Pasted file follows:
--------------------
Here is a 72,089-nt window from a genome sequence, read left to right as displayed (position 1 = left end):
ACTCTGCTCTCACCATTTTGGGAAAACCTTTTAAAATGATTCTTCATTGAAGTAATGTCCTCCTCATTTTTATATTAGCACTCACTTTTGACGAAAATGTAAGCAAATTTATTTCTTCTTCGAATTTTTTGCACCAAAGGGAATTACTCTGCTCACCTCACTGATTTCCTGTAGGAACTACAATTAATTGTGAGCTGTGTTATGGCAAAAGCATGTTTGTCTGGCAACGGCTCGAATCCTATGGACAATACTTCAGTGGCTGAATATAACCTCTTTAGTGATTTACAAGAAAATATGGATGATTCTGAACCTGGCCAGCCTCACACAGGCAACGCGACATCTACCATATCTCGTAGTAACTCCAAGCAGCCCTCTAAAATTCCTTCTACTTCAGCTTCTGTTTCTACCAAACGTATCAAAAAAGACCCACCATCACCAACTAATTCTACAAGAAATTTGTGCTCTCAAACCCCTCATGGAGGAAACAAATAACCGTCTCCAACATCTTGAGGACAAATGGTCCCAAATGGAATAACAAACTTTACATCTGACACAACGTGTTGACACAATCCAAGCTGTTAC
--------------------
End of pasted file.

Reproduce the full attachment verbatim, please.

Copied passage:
Here is a 72,089-nt window from a genome sequence, read left to right as displayed (position 1 = left end):
ACTCTGCTCTCACCATTTTGGGAAAACCTTTTAAAATGATTCTTCATTGAAGTAATGTCCTCCTCATTTTTATATTAGCACTCACTTTTGACGAAAATGTAAGCAAATTTATTTCTTCTTCGAATTTTTTGCACCAAAGGGAATTACTCTGCTCACCTCACTGATTTCCTGTAGGAACTACAATTAATTGTGAGCTGTGTTATGGCAAAAGCATGTTTGTCTGGCAACGGCTCGAATCCTATGGACAATACTTCAGTGGCTGAATATAACCTCTTTAGTGATTTACAAGAAAATATGGATGATTCTGAACCTGGCCAGCCTCACACAGGCAACGCGACATCTACCATATCTCGTAGTAACTCCAAGCAGCCCTCTAAAATTCCTTCTACTTCAGCTTCTGTTTCTACCAAACGTATCAAAAAAGACCCACCATCACCAACTAATTCTACAAGAAATTTGTGCTCTCAAACCCCTCATGGAGGAAACAAATAACCGTCTCCAACATCTTGAGGACAAATGGTCCCAAATGGAATAACAAACTTTACATCTGACACAACGTGTTGACACAATCCAAGCTGTTAC